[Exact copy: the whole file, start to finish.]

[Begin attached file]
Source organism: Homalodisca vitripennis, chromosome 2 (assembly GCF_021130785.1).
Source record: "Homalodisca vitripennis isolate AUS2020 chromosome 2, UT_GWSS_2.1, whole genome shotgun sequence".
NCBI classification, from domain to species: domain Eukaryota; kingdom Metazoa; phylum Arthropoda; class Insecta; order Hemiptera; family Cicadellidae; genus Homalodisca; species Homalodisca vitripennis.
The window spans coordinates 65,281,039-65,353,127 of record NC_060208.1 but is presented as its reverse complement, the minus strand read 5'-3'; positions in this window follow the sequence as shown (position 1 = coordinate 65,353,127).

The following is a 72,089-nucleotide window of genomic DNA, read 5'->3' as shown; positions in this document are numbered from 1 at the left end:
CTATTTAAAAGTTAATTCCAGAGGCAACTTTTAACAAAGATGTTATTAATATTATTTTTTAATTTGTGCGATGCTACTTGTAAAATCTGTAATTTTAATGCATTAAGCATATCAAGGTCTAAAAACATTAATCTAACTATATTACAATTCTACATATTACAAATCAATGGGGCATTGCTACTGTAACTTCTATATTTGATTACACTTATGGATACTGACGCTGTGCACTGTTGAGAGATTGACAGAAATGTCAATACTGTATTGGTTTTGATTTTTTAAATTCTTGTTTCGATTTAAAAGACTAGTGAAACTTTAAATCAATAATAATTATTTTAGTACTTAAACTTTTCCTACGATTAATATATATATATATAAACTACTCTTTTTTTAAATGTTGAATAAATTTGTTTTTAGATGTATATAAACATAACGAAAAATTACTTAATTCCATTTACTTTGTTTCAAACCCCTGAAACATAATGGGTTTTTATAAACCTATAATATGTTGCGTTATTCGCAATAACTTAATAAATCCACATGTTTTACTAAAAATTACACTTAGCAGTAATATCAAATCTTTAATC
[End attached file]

Source organism: Homalodisca vitripennis, chromosome 2 (assembly GCF_021130785.1).
Source record: "Homalodisca vitripennis isolate AUS2020 chromosome 2, UT_GWSS_2.1, whole genome shotgun sequence".
NCBI classification, from domain to species: domain Eukaryota; kingdom Metazoa; phylum Arthropoda; class Insecta; order Hemiptera; family Cicadellidae; genus Homalodisca; species Homalodisca vitripennis.
The window spans coordinates 65,281,039-65,353,127 of record NC_060208.1 but is presented as its reverse complement, the minus strand read 5'-3'; positions in this window follow the sequence as shown (position 1 = coordinate 65,353,127).

The following is a 72,089-nucleotide window of genomic DNA, read 5'->3' as shown; positions in this document are numbered from 1 at the left end:
CTATTTAAAAGTTAATTCCAGAGGCAACTTTTAACAAAGATGTTATTAATATTATTTTTTAATTTGTGCGATGCTACTTGTAAAATCTGTAATTTTAATGCATTAAGCATATCAAGGTCTAAAAACATTAATCTAACTATATTACAATTCTACATATTACAAATCAATGGGGCATTGCTACTGTAACTTCTATATTTGATTACACTTATGGATACTGACGCTGTGCACTGTTGAGAGATTGACAGAAATGTCAATACTGTATTGGTTTTGATTTTTTAAATTCTTGTTTCGATTTAAAAGACTAGTGAAACTTTAAATCAATAATAATTATTTTAGTACTTAAACTTTTCCTACGATTAATATATATATATATAAACTACTCTTTTTTTAAATGTTGAATAAATTTGTTTTTAGATGTATATAAACATAACGAAAAATTACTTAATTCCATTTACTTTGTTTCAAACCCCTGAAACATAATGGGTTTTTATAAACCTATAATATGTTGCGTTATTCGCAATAACTTAATAAATCCACATGTTTTACTAAAAATTACACTTAGCAGTAATATCAAATCTTTAATC